- Presented as a gift from the People's Republic of China to the Government of Guyana. It is the only one of its kind in the country.
- Stabroek Market
- A large cast-iron colonial structure that looked like a statue was located next to the Demerara River.
- City Hall
- A beautiful wooden structure also from the colonial era.
- Takutu River Bridge
- A bridge across the Takutu River, connecting Lethem in Guyana to Bonfim in Brazil.Takutu River Bridge
- Umana Yana
- An Amerindian benab, that is a national monument built in 1972,for a meeting of the Foreign Ministers of the Non-Aligned nations (It was rebuilt in 2016).
|This section needs additional citations for verification. (September 2014) (Learn how and when to remove this template message)|
The main economic activities in Guyana are agriculture (production of rice and Demerara sugar), bauxite mining, gold mining, timber, shrimp fishing and minerals. Chronic problems include a shortage of skilled labour and a deficient infrastructure. In 2008, the economy witnessed a 3% increase in growth amid the global economic crisis, grew an impressive 5.4% in 2011 and 3.7% in 2012.
Until recently, the government was juggling a sizeable external debt against the urgent need for expanded public investment. Low prices for key mining and agricultural commodities combined with troubles in the bauxite and sugar industries, had threatened the government's tenuous fiscal position and dimmed prospects for the future. However, the Guyanese economy has rebounded slightly and exhibited moderate economic growth since 1999, thanks to an expansion in the agricultural and mining sectors, a more favourable atmosphere for business initiatives, a more realistic exchange rate, fairly low inflation, and the continued support of international organisations.
The sugar industry, which accounts for 28% of all export earnings, is largely run by the company GuySuCo, which employs more people than any other industry. Many industries have a large foreign investment. For example, the mineral industry is heavily invested in by the American company Reynolds Metals and the British-Australian Rio Tinto's Rio Tinto Alcan subsidiary; the Korean/Malaysian Barama Company has a large stake in the logging industry.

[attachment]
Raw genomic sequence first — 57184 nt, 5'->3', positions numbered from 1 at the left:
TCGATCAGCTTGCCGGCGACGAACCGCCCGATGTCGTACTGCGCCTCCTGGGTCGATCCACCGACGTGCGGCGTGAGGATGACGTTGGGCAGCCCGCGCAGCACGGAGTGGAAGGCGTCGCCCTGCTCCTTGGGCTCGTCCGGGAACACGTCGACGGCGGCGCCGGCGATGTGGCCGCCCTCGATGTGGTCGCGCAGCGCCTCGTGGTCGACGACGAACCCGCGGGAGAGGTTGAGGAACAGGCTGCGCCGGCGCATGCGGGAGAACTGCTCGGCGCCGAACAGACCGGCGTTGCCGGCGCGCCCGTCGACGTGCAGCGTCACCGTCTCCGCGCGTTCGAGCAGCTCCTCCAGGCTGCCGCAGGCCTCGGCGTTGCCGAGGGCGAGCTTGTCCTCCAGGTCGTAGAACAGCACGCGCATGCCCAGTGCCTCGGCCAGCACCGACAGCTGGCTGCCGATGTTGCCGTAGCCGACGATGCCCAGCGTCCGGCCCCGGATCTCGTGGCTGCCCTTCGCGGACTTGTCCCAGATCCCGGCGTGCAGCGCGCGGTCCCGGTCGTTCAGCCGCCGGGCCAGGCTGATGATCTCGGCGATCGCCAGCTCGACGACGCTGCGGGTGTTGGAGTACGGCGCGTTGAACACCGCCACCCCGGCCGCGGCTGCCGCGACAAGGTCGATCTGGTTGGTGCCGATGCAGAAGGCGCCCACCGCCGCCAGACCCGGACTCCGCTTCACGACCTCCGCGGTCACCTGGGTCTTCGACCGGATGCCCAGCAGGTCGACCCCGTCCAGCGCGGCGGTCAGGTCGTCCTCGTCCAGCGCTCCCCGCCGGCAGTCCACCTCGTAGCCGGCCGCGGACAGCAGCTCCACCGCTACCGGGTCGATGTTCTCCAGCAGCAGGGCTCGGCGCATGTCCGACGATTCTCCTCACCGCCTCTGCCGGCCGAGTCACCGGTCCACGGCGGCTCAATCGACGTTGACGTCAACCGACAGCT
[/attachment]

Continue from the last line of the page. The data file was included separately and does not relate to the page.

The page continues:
The production of balatá (natural latex) was once big business in Guyana. Most of the balata bleeding in Guyana took place in the foothills of the Kanuku Mountains in the Rupununi. Early exploitation also took place in the North West District, but most of the trees in the area were destroyed by illicit bleeding methods that involved cutting down the trees rather than making incisions in them. Uses of balatá included the making of cricket balls, the temporary filling of troublesome tooth cavities, and the crafting of figurines and other decorative items (particularly by the Macushi people of the Kanuku mountains).
The government initiated a major overhaul of the tax code in early 2007. The Value Added Tax (VAT) was brought into effect, replacing six different taxes. Prior to the implementation of the VAT, it had been relatively easy to evade sales tax, and many businesses were in violation of tax code. Many businesses were very opposed to VAT introduction because of the extra paperwork required; however, the Government has remained firm on the VAT. By replacing several taxes with one flat tax rate, it will also be easier for government auditors to spot embezzlement. This was prevalent under the former PPP/C regime who authorised the VAT to be equal to 50% of the value of the good. While the adjustment to VAT has been difficult, it may improve day-to-day life because of the significant additional funds the government will have available for public spending.
President Bharrat Jagdeo had made debt relief a foremost priority of his administration. He was quite successful, getting US$800 million of debt written off by the International Monetary Fund (IMF), the World Bank and the Inter-American Development Bank (IDB), in addition to millions more from other industrial nations. Jagdeo was lauded by IDB President Moreno for his strong leadership and negotiating skills in pursuing debt relief for Guyana and several other regional countries.
Most of Guyana's population (90%) lives in a narrow coastal strip which ranges from 16 to 64 kilometres (10 to 40 mi) in width and which makes up approximately 10% of the nation's total land area.
The present population of Guyana is racially and ethnically heterogeneous, with ethnic groups originating from India, Africa, Europe, and China, as well as indigenous or aboriginal peoples. Despite their diverse ethnic backgrounds, these groups share two common languages: English and Creole.
The largest ethnic group is the Indo-Guyanese (also known as East Indians), the descendants of indentured servants from India, who make up 43.5% of the population, according to the 2002 census. They are followed by the Afro-Guyanese, the descendants of slaves from Africa, who constitute 30.2%. Guyanese of mixed heritage make up 16.7%, while the indigenous peoples (known locally as Amerindians) make up 9.1%. The indigenous groups include the Arawaks, the Wai Wai, the Caribs, the Akawaio, the Arecuna, the Patamona, the Wapixana, the Macushi and the Warao. The two largest groups, the Indo-Guyanese and Afro-Guyanese, have experienced some racial tension.